Amazon’s The Marvelous Mrs. Maisel’s titular character, Midge, is fictional, but the New York City of the 1960s that she lives in is very, very real. The sights, the sounds, the Gaslight—they’re all representative of the city during that time. Another very real part of this show? Lenny Bruce (played on the show by Luke Kirby), Midge’s comedy BFF and the guy voted most likely to bail her out of jail. Lenny and Midge have a very unexpected friendship, and all the arrests and drama and controversy that Lenny Bruce found himself in the show also happened IRL. Here’s what we know.
Alright, so who is Lenny Bruce?
According to his website, Leonard Alfred Schneider was born on Long Island, in Mineola, New York, on October 13, 1925. (A Libra! Naturally!) His mother was an actress and stage performer and his dad was a shoe clerk—luckily, for the entirety of American culture, Lenny took after his mother and dedicated himself to a life on the stage.
He caused controversy from the beginning.
His first controversial performance came when he dressed in drag for his naval shipmates when he was stationed in Italy during World War II. After an honorable discharge in 1945, Bruce moved to New York City to make it as a comedian, eventually settling on Lenny Bruce as his stage name. He spent years honing his act, and was, as his website says, dubbed a “sick” comedian because he didn’t shy away from ranting about religion, patriotism, race, drugs, abortions, you name it—he had strong opinions and he wasn’t about to be quiet about them.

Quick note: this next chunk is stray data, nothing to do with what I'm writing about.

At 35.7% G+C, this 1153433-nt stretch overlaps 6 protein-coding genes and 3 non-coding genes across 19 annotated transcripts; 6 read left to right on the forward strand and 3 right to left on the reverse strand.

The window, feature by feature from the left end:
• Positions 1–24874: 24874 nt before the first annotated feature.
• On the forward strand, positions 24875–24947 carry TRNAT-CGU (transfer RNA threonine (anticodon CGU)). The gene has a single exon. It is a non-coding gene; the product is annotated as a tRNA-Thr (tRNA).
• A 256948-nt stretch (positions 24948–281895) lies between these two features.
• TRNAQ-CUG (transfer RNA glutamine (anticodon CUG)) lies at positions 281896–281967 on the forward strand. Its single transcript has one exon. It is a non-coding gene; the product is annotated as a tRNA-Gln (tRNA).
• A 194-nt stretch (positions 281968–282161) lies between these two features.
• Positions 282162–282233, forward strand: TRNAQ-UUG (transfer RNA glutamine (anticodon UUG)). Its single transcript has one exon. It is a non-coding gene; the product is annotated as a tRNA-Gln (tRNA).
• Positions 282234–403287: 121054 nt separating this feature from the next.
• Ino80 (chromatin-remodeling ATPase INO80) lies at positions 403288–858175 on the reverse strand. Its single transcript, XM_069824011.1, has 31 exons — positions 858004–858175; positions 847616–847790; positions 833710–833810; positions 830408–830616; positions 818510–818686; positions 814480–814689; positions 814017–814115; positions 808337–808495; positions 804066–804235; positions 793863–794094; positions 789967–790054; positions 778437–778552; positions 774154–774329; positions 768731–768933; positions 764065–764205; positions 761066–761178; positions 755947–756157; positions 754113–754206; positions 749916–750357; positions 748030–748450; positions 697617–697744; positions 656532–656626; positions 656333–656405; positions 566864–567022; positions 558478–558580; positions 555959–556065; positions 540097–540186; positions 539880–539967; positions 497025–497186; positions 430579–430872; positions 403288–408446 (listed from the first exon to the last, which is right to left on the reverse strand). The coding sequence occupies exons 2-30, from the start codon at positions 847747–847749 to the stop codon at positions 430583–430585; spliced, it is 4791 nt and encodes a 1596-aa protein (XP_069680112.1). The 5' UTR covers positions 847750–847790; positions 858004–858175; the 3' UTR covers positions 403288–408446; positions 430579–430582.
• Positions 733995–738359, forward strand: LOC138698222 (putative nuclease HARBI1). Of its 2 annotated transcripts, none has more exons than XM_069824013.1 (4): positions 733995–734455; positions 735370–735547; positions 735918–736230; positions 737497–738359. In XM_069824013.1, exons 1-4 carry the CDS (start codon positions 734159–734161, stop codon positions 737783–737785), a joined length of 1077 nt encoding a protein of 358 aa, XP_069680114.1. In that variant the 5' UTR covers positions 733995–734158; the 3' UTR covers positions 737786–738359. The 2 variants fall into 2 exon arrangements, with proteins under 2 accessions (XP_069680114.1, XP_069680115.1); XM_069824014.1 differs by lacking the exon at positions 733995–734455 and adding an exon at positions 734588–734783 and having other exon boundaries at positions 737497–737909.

He made his way to TV, despite all the dirty jokes.
Bruce cleaned up his act for television appearances—that “All Alone” bit on The Steve Allen Show from Season 2 actually happened, and you can watch it on YouTube.
He had plenty of problems with the law.
Bruce was arrested on obscenity charges in real life just as he was on Marvelous Mrs. Maisel. He was charged with violating obscenity laws all over the world, and that speech he gave Midge at the end of Season 1 talking about all the money he’s giving lawyers? That was true, too, because he had run out of places that would allow him to play. In 1964, he was arrested, charged, and brought to trial on an obscenity charge in New York City following a particularly dirty set at Cafe Au Go Go.
Ephraim London, then one of the country’s best First Amendment lawyers, represented Bruce, who was ultimately convicted (although he was posthumously pardoned by Governor George Pataki in 2003). By 1966, Bruce couldn’t find anywhere to play because no club wanted to deal with being slapped with an obscenity charge for hosting his act.
He struggled with drug and alcohol problems, which caused his death.
Bruce struggled with addiction, and he died on August 3, 1966, following an accidental morphine overdose in his Los Angeles home. He’s buried in Eden Memorial Park Cemetery in Los Angeles.
Right now, Marvelous Mrs. Maisel is set at the beginning of the 1960s, so there are a handful of years to go before Bruce’s death. As Bruce is such a central character on the show at the moment (according to Vanity Fair, Bruce’s daughter, Kitty, visited the set of Marvelous Mrs. Maisel to help Kirby in playing her father), it will be particularly sad to watch Midge’s star rise while Bruce’s starts to fall.